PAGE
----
Do We Really Need Software To Catch Pump And Dump Stock Spammer Transactions?

from the is-it-that-difficult? dept

A few years ago, there was a study that showed that pump-and-dump stock spam scams actually made money for the scammers. However, what no one has been able to explain is why it isn’t easy to track down those responsible. Just find out who bought a bunch of the stock just before the spam went out — and who sold it all as others started buying up the stock. Sure, it’s likely that scammers will try to cover their tracks, somewhat, but it shouldn’t be that hard to track down who bought and sold early. In fact, it seems like it would be rather easy. So while we appreciate efforts like this new software that tries to notice such a pump-and-dump in action and alert traders of a potential issue, it’s still not clear why this is really an issue at all. It still doesn’t explain why we’re simply not going after those who made money from the pump-and-dump scam in the first place. And, of course, there’s the flip side of the argument: if you’re suckered into buying a penny stock based on a spam email, some might say you deserve to lose your money.

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Comments on “Do We Really Need Software To Catch Pump And Dump Stock Spammer Transactions?”

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12 Comments
Dow Jones says:

It's To Send A Message

Whatever the reason, the vermin that send this stuff are spammers, and that’s a fact. Like all spammers, they should be tracked down, arrested and and have an unfortunate “accident” while being held for trial.

I had two of my domains used as a return address during a pump and dump spam campaign during 2006. The amount of backscatter and angry emails I received was staggering.

Here’s the solution – catch spammers, shoot them against a wall and make the suckers that paid them money clean up and bury the dead bodies.

Ferin (profile) says:

Prevention

Seems like this is more of an attempt to catch a pump and dump as it happens and prevent it from going further, rather than just catch the perpetrators afterwards and try to clean up the mess. It may be easy to find the jerks that did it after the fact, but sometimes (depending on jurisdiction) it’s tough to catch and punish them. Not to mention the problems it can create in the market, and for the investors that got duped and screwed. Better to try and catch it and stop it before it becomes a problem.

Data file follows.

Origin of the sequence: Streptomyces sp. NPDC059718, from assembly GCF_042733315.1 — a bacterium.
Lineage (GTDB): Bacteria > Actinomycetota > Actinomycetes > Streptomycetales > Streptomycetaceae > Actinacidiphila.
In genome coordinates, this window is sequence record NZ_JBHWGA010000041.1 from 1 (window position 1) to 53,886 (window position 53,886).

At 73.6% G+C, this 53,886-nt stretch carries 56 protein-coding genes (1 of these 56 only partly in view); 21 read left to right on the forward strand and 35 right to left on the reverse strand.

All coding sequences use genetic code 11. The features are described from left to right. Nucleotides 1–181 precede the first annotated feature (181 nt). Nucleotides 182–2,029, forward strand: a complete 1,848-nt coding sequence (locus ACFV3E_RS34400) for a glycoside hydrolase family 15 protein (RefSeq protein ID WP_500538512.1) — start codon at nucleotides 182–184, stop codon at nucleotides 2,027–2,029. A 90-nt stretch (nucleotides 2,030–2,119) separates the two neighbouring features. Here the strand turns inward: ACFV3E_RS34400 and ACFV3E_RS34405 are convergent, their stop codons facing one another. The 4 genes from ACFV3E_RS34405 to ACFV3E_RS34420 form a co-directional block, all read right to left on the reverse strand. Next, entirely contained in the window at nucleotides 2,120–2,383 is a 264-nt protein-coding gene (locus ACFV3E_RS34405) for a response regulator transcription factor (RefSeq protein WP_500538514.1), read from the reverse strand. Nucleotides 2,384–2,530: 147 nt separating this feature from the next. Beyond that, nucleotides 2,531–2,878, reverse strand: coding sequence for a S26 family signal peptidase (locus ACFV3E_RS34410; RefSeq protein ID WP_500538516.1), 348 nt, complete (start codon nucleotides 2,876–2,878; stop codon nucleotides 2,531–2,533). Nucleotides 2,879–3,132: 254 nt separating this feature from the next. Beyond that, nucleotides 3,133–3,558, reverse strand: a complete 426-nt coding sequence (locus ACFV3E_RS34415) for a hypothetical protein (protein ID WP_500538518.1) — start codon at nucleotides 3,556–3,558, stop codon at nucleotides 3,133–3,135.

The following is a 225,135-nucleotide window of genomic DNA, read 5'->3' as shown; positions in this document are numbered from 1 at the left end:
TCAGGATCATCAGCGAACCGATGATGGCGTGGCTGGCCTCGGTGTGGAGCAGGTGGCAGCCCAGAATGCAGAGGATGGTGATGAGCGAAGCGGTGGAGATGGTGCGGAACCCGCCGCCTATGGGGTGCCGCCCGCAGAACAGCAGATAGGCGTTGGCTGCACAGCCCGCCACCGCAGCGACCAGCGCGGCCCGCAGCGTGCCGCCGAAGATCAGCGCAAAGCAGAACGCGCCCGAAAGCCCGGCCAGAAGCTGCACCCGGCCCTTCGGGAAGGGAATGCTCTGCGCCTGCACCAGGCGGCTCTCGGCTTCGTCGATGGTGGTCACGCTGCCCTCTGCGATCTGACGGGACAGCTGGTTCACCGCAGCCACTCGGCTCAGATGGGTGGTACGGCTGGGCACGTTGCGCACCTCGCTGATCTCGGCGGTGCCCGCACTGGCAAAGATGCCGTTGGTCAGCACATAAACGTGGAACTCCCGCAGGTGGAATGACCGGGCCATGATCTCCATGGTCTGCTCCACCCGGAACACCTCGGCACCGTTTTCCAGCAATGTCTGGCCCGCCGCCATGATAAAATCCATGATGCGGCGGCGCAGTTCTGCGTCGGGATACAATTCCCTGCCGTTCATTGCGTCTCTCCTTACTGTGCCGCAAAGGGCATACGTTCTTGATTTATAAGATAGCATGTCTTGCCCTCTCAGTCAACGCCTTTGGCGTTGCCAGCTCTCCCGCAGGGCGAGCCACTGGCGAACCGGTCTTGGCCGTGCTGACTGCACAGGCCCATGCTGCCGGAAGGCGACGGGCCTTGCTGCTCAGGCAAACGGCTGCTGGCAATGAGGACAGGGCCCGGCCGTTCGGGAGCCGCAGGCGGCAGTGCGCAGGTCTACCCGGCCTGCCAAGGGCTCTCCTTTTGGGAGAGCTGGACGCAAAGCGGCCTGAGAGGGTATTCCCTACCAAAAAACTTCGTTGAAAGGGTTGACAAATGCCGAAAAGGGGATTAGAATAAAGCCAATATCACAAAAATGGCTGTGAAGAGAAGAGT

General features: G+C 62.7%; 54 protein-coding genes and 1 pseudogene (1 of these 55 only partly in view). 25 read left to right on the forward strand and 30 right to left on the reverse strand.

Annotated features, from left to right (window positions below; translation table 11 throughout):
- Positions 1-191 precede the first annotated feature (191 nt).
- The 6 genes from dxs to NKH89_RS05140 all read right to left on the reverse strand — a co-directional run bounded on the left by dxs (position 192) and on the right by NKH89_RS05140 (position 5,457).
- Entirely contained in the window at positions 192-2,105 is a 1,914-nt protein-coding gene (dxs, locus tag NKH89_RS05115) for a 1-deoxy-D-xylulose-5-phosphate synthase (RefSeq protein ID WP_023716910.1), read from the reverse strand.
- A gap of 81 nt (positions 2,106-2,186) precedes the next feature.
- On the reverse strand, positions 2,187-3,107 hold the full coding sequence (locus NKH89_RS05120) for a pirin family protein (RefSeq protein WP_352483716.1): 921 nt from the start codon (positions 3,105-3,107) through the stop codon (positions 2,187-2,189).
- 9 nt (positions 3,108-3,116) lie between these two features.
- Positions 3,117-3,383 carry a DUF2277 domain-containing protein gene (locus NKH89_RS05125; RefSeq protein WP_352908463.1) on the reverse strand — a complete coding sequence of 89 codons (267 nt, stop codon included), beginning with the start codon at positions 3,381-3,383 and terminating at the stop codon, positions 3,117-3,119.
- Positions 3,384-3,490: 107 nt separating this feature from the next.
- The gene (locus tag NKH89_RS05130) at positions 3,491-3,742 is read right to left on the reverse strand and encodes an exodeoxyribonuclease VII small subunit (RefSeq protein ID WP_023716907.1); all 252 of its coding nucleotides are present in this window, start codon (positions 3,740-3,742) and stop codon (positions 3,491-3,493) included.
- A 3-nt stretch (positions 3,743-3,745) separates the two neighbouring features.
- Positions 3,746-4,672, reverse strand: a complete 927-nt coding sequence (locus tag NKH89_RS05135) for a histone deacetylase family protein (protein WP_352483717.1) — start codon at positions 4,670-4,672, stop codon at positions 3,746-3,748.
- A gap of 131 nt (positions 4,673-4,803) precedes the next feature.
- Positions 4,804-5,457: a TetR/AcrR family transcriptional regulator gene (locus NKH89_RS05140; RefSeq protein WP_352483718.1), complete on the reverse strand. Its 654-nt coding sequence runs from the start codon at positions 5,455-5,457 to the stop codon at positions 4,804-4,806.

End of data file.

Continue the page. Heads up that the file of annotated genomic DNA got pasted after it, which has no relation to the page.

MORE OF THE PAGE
Jim says:

Re: Prevention

I think Mike’s argument is that catching and punishing perpetrators will deter future criminals. If pump/dumping has a 95% of getting caught with strict penalties you aren’t likely to see many scams at all. If, however, no one is getting busted the reward/risk ratio is too good for some to ignore.

This effort to stop an in-process scam doesn’t focus on catching the criminal. So the reward/risk ratio stays very high. This plan won’t remove the strong incentive to give it a shot.

Ferin (profile) says:

Re: Re: Prevention

Not sure I follow you on this. I would assume if the software is capable of catching a pump and dump in process (obviously a bit of an unknown) one could use the data to figure out who was runnign things up. I don’t think preventing a pump and dump scheme from playing out fully necessarily precludes catching the people trying to do it as well.

I agree effort should be focused on catching the perpetrators as well as stopping the schemes. As I metnioned though; punishing these people may not always be possible, and after the fact punishments don’t always do much to clean up the mess.

I guess my point was that in scams like this where the perpetrators may not always be as easy to catch, I don’t think there’s anything wrong with working on shutting down the scheme alongside increasing efforts to go after the guys that pull it off.

Anonymous Coward says:

Huh? Defending the pump and dumpers? I don’t understand that. The spam they generate costs a ton of money. The people who get scammed are probably unsophisticated, but that doesn’t necessarily mean that they deserve to lose their money. People assume the target company is involved, but they usually are not. For them it can be devastating.

It is possible to hide a money trail. It isn’t easy to do well, but it can be done.

Trying to spot the tell-tale trades that precede the scam seems like a good idea. I imagine there would be quite a few false positives, but it is worth trying to catch such an operation early. It might be just another speed bump for the scammers, but enough speed bumps might encourage the scammers to move to another form of scamming.

Sammy says:

Taking advantage, umm.. a risk

There are those that attempt to take advantage of pump and dump scams by buying when they see them start and TRYING to sell before they get burned themselves. There’s a lot more risk than the scammer faces but I’ve read of a few that made pretty good profits. I also remember reading of one very active person a few years back that was confronted by the SEC but was left to continue his activities when they realized he wasn’t the scammer.

Anonymous Coward says:

I second the idiot vote for liberals who continue to insist that Bush makes and passes laws. Go back to school and learn that laws are made and passed by the other two branches of government…although I am pretty certain he is to blame for everything else wrong in my life because I lack the ability to do anything but blame him when life isnt perfect.

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